Jes Hathaway is the editor in chief of National Fisherman magazine and NationalFisherman.com.
Written by Adrianne Madden
Friday, 09 July 2010
JHathaway2 This week confirmed the Gulf of Mexico oil spill is seeping into New Orleans' Lake Pontchartrain.
The lake got a lot of press when it flooded neighborhoods during Hurricane Katrina, and in the '80s and '90s when great efforts went into cleaning it up and transitioning it into fishing grounds and an estuary for commercial species.
The lake is no small potatoes for local fishermen. According to a piece in the Wall Street Journal this week, "Last year, the lake yielded more than 4.8 million pounds of blue crab, shrimp and fin fish valued at nearly $4.5 million for fishermen, according to the state Department of Wildlife and Fisheries. It often provides safe fishing when the Gulf is too rough."
Well I guess we knew fishermen on the Gulf Coast were running out of safe havens.
So now the question is what can we do for them?
I don't know the answer to that question, but I do know money alone is not going to solve this problem.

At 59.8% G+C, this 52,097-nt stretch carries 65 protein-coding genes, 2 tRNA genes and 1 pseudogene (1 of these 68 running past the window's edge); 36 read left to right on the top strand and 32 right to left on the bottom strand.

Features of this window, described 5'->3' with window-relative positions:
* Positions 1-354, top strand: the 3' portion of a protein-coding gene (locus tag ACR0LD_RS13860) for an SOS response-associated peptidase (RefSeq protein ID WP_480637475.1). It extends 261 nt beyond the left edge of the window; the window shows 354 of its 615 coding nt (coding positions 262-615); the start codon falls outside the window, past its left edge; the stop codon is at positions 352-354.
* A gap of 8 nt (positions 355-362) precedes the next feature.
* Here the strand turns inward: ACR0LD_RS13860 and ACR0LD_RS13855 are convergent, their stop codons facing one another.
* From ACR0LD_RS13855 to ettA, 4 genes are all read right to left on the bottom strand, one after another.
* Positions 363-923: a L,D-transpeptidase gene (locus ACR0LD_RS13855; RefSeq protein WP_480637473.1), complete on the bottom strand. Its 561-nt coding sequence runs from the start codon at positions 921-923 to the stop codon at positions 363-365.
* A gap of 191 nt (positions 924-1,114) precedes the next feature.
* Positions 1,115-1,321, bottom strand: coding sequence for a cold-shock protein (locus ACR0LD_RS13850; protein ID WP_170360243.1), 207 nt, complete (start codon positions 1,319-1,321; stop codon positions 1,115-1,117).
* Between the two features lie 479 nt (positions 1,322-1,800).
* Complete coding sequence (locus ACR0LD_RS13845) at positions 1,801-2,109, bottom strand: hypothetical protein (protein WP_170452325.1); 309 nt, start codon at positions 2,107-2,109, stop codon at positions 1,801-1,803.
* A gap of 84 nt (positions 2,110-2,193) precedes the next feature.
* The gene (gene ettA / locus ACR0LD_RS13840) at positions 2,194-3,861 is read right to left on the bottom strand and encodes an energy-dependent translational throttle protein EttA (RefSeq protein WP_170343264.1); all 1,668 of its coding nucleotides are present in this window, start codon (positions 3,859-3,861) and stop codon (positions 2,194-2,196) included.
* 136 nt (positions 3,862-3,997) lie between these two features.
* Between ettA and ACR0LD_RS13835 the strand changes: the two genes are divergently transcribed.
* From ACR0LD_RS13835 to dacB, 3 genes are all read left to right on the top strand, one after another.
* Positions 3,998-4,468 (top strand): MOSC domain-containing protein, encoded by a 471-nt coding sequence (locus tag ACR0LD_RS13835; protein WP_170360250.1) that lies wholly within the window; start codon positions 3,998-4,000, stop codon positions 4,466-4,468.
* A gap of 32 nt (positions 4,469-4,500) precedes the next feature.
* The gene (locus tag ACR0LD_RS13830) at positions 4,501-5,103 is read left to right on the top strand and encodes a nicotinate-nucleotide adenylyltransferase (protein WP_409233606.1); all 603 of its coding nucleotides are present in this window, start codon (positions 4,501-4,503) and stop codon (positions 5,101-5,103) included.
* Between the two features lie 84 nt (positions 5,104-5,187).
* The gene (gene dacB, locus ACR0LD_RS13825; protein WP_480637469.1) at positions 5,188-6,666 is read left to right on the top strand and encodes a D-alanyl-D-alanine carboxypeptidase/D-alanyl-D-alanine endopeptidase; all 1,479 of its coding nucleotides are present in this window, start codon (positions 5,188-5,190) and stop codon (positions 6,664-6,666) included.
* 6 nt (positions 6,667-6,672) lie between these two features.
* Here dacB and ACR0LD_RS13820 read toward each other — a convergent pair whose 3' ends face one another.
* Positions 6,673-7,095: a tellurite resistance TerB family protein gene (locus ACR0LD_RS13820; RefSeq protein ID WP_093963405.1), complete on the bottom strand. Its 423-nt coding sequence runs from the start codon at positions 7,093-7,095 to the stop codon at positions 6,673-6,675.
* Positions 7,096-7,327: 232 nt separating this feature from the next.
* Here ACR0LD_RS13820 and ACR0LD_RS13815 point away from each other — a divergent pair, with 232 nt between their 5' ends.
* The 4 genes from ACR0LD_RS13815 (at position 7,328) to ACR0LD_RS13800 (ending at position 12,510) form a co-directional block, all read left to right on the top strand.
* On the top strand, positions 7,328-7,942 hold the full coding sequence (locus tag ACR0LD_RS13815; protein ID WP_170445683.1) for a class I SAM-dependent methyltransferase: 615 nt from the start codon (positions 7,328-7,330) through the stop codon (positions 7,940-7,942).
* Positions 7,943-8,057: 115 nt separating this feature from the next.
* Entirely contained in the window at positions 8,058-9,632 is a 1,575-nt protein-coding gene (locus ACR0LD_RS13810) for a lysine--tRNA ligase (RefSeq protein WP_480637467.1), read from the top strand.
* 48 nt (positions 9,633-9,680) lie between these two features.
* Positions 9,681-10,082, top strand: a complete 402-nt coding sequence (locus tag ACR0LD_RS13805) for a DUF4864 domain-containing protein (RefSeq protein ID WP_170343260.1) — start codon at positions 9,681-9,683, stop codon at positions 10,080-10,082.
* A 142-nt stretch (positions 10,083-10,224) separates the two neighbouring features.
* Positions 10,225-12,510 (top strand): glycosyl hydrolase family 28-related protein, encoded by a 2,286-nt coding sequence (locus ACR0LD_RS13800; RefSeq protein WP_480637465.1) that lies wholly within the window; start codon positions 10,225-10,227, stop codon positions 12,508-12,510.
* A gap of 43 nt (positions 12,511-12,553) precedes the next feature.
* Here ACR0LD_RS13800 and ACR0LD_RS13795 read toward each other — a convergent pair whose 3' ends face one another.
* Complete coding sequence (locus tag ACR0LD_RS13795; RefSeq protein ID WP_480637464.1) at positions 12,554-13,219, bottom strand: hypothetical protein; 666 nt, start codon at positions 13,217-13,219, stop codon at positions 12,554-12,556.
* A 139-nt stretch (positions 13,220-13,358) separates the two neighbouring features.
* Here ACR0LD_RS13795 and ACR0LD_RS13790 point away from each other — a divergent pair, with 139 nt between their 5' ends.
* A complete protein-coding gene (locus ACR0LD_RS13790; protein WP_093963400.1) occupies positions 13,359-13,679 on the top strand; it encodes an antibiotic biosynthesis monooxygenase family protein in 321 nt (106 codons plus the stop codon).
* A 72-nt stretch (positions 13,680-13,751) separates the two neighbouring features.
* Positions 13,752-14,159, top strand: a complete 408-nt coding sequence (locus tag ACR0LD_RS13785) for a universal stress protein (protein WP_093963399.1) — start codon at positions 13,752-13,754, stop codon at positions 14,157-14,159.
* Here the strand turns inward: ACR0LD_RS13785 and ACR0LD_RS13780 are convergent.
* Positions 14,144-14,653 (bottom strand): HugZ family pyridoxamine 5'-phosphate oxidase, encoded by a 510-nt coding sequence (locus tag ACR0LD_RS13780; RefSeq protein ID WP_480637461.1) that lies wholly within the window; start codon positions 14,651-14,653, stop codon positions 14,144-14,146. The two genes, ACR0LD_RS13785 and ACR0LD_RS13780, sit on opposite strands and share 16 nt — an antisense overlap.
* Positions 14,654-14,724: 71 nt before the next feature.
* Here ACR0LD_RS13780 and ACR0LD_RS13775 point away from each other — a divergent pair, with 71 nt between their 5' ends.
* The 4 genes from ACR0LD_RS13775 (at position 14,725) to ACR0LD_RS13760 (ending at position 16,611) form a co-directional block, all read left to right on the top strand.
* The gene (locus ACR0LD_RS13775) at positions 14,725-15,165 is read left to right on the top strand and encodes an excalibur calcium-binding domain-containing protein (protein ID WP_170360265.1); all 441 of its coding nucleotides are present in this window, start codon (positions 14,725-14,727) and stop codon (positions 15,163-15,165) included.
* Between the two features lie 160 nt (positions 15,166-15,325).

It's great to have a big fund to draw on, but just ask the fishermen in Prince William Sound if they are no longer heartbroken by the damages caused by the Valdez spill since they got their relatively meager settlements from Exxon.
At a meeting on the oil spill in Alaska this week, citizens called for drastic changes in our federal spill response management.
It is unacceptable that all we can promise right now is the hope that maybe this won't happen again.
The following was released by the Maine Department of Marine Resources on Jan. 22:
The Maine Department of Marine Resources announced an emergency regulation that will support the continued rebuilding effort in Maine’s scallop fishery. The rule, effective January 23, 2016, will close the Muscle Ridge Area near South Thomaston and the Western Penobscot Bay Area.Read more...
Louisiana’s Department of Wildlife and Fisheries, which governs commercial and recreational fishing in the state, got a new boss in January. Charlie Melancon, a former member of the U.S. House of Representatives and state legislator, was appointed to the job by the state’s new governor, John Bel Edwards.
Although much of his non-political work in the past has centered on the state’s sugar cane industry, Melancon said he is confident that other experience, including working closely with fishermen when in Congress, has prepared him well for this new challenge.Read more...